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October 26, 2007

Rare Almanac Map Showing Texas on the Eve of the Civil War

123. [MAP]. RICHARDSON, W[illard]. Richardson’s New Map of the State of Texas Including Part of Mexico Compiled from Government Surveys and Other Authentic Documents Published by Charles Desilver No. 714 Chestnut Street Philadelphia. Engraved Expressly for the Texas Almanac. Corrected by H. Wickeland 1861 [below ornamental border at left] Entered according to Act of Congress in the year 1861 by Charles Desilver, in the Clerks Office of the District Court of the eastern district of Pennsylvania. [lower left] Explanation [key] Railroads, etc. in Texas [pasted printed slip covering earlier printing].... [inset map at lower right measuring 16.1 x 17.3 cm] Map Showing the Proposed Route of the Aransas Railroad (and its) Connections with the Eastern Roads. Philadelphia: Charles Desilver, 1861.  Lithograph map with original full coloring, ornate vine border. Border to border: 62.4 x 82.4 cm.; neat line to neat line: 57.2 x 77.3 cm. Triangular piece of upper corner (approximately 14 x 8 x 17 cm) supplied in neat facsimile, a few minor losses at folds, several small ink blots (some in main image but most confined to left side), a few closed tears. Professionally washed and stabilized.

            Basic Texas Books 172E (citing the 1861 almanac with map). Howes T138 (citing the Richardson series of almanacs, noting that some of the almanacs did not have maps, but designating the present map for the 1861 almanac). Phillips, America, p. 846. Rader 3070 (citing the series and maps). See also: Day, pp. 67, 78, 85 (citing the maps available with the Texas almanacs for the years 1860, 1867, and 1871). Taliaferro 322A, 322B (citing photostats of the 1859 and 1860 almanac maps). Winkler 1373x (Vol. I, pp. 271-272). Cf. Winkler 1373 (citing the almanac) notes that the publishers had the map printed in the North because it could not be printed in Texas.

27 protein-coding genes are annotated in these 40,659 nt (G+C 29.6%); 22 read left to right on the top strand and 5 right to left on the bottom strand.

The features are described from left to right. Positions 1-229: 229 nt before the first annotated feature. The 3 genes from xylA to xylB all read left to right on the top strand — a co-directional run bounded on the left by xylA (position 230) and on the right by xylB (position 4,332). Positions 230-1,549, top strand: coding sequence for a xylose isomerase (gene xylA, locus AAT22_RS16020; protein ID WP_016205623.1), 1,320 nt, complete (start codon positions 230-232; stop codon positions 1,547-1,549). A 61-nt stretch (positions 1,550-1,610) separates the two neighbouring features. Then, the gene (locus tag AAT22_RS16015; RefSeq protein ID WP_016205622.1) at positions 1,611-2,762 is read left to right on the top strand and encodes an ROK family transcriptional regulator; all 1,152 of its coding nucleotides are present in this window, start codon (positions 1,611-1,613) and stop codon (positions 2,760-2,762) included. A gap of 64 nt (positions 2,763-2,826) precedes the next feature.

Rumsey (5178.000) has an excellent discussion of this map (

This is an exceptionally attractive map of Texas on the eve of the Civil War. It was issued with Richardson’s Texas Almanac of 1861 or possibly the 1862 issue (almanac not present). Railroads completed and in progress are particularly well delineated, and a box of text in the lower left corner (pasted on top of an earlier printing) lists the completed railroads and their proposed extensions as well as one canal, the Galveston Bay and Brazos River. In the lower right is an inset map of the proposed route of the Aransas Railroad. The topography, coasts and rivers are accurately delineated, with the source being the outstanding Map of Texas and part of Mexico, 1857, issued by the Bureau of Topographical Engineers.... Pressler’s Map of the State of Texas, 1858, is a secondary source, as is J. H. Young’s Map of the State of Texas which was published in Desilver’s 1859 (Mitchell’s) New Universal Atlas.... Richardson’s map is a serious production, far more up to date than the Colton, Johnson, or Desilver/Mitchell atlas maps of 1861, and more accurate in west Texas, southern New Mexico and northern Mexico than the Pressler 1858 Texas (although Pressler issued an 1862 revised edition, not seen by us, that may be much improved). The first issue of Richardson’s map appeared in the 1859 edition of the Texas Almanac, with the map dated 1859, copyright 1858 (Winkler 1052); again in the 1860 Almanac, with the map dated 1860; and our copy, dated 1861 and presumably appearing in the 1861 Almanac (Rosenberg 322B states that the Almanacs for 1857, and 1862-65 did not contain maps). Two other maps appeared in the Richardson Almanacs: J. H. Young’s Map of the State of Texas (from Desilver’s atlas) in the 1858 Almanac (Winkler 886 note) and Richardson’s New Map of Texas, published by G. W. and C. B. Colton (Day 428 - about the same size as the Colton atlas map of 1867 and possibly related) and issued in the 1867 Almanac....

            Willard Richardson (1802-1875) came to Texas in 1837. After working as a teacher for nearly a decade, he became a newspaperman almost by chance, the career for which he is best known. His main achievements were the publication of his series of Texas almanacs and his guidance of the Galveston News from a small local paper to what shortly after his death became present-day Dallas Morning NewsHandbook of Texas Online: Willard Richardson.

            The reviser of this map, Heinrich Wickeland (ca. 1833-1864), was a professional engineer and surveyor who arrived in Texas around 1856 from Germany, at which time he accompanied Jacob DeCordova as one of the chief surveyors on his expedition to the Canadian River Valley. He also served in the Confederate Army. Handbook of Texas Online: Heinrich Wickeland.


Sold. Hammer: $3,000.00; Price Realized: $3,525.00

Auction 21 Abstracts

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